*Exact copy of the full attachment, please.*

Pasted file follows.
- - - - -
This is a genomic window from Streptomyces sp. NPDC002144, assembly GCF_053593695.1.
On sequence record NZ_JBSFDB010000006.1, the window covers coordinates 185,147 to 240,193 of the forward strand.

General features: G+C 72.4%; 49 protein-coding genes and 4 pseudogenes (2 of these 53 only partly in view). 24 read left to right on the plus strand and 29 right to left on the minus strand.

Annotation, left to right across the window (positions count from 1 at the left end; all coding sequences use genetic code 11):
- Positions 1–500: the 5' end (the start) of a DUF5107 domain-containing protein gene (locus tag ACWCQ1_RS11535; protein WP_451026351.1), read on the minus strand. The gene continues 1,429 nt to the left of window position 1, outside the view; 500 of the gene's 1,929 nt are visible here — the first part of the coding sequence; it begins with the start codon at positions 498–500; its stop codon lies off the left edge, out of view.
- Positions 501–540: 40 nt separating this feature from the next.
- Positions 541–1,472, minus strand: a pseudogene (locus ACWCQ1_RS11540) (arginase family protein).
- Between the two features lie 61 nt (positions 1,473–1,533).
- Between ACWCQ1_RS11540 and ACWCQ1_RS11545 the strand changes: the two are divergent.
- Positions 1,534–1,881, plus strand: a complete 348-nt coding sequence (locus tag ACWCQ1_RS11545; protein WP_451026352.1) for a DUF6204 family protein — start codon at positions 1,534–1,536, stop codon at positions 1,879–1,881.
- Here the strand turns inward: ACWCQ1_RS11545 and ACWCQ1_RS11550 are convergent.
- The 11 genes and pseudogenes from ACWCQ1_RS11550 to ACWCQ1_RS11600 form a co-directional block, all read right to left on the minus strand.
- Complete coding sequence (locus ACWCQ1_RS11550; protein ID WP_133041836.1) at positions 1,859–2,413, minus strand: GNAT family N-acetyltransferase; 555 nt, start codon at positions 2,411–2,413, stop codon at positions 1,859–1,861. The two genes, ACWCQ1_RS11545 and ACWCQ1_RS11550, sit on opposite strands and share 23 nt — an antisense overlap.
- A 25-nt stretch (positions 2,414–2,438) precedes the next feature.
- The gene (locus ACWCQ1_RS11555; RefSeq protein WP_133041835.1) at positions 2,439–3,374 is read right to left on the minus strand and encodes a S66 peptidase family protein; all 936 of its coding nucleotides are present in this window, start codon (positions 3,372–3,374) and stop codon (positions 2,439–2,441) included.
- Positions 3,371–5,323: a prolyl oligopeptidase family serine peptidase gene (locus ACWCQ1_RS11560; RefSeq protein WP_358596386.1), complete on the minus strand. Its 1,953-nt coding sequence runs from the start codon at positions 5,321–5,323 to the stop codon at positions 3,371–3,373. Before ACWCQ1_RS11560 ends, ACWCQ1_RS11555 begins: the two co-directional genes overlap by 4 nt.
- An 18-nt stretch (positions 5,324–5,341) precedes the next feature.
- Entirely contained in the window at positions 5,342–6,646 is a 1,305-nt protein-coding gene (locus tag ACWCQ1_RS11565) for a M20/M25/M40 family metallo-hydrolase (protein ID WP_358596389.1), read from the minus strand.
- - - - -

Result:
This is a genomic window from Streptomyces sp. NPDC002144, assembly GCF_053593695.1.
On sequence record NZ_JBSFDB010000006.1, the window covers coordinates 185,147 to 240,193 of the forward strand.

General features: G+C 72.4%; 49 protein-coding genes and 4 pseudogenes (2 of these 53 only partly in view). 24 read left to right on the plus strand and 29 right to left on the minus strand.

Annotation, left to right across the window (positions count from 1 at the left end; all coding sequences use genetic code 11):
- Positions 1–500: the 5' end (the start) of a DUF5107 domain-containing protein gene (locus tag ACWCQ1_RS11535; protein WP_451026351.1), read on the minus strand. The gene continues 1,429 nt to the left of window position 1, outside the view; 500 of the gene's 1,929 nt are visible here — the first part of the coding sequence; it begins with the start codon at positions 498–500; its stop codon lies off the left edge, out of view.
- Positions 501–540: 40 nt separating this feature from the next.
- Positions 541–1,472, minus strand: a pseudogene (locus ACWCQ1_RS11540) (arginase family protein).
- Between the two features lie 61 nt (positions 1,473–1,533).
- Between ACWCQ1_RS11540 and ACWCQ1_RS11545 the strand changes: the two are divergent.
- Positions 1,534–1,881, plus strand: a complete 348-nt coding sequence (locus tag ACWCQ1_RS11545; protein WP_451026352.1) for a DUF6204 family protein — start codon at positions 1,534–1,536, stop codon at positions 1,879–1,881.
- Here the strand turns inward: ACWCQ1_RS11545 and ACWCQ1_RS11550 are convergent.
- The 11 genes and pseudogenes from ACWCQ1_RS11550 to ACWCQ1_RS11600 form a co-directional block, all read right to left on the minus strand.
- Complete coding sequence (locus ACWCQ1_RS11550; protein ID WP_133041836.1) at positions 1,859–2,413, minus strand: GNAT family N-acetyltransferase; 555 nt, start codon at positions 2,411–2,413, stop codon at positions 1,859–1,861. The two genes, ACWCQ1_RS11545 and ACWCQ1_RS11550, sit on opposite strands and share 23 nt — an antisense overlap.
- A 25-nt stretch (positions 2,414–2,438) precedes the next feature.
- The gene (locus ACWCQ1_RS11555; RefSeq protein WP_133041835.1) at positions 2,439–3,374 is read right to left on the minus strand and encodes a S66 peptidase family protein; all 936 of its coding nucleotides are present in this window, start codon (positions 3,372–3,374) and stop codon (positions 2,439–2,441) included.
- Positions 3,371–5,323: a prolyl oligopeptidase family serine peptidase gene (locus ACWCQ1_RS11560; RefSeq protein WP_358596386.1), complete on the minus strand. Its 1,953-nt coding sequence runs from the start codon at positions 5,321–5,323 to the stop codon at positions 3,371–3,373. Before ACWCQ1_RS11560 ends, ACWCQ1_RS11555 begins: the two co-directional genes overlap by 4 nt.
- An 18-nt stretch (positions 5,324–5,341) precedes the next feature.
- Entirely contained in the window at positions 5,342–6,646 is a 1,305-nt protein-coding gene (locus tag ACWCQ1_RS11565) for a M20/M25/M40 family metallo-hydrolase (protein ID WP_358596389.1), read from the minus strand.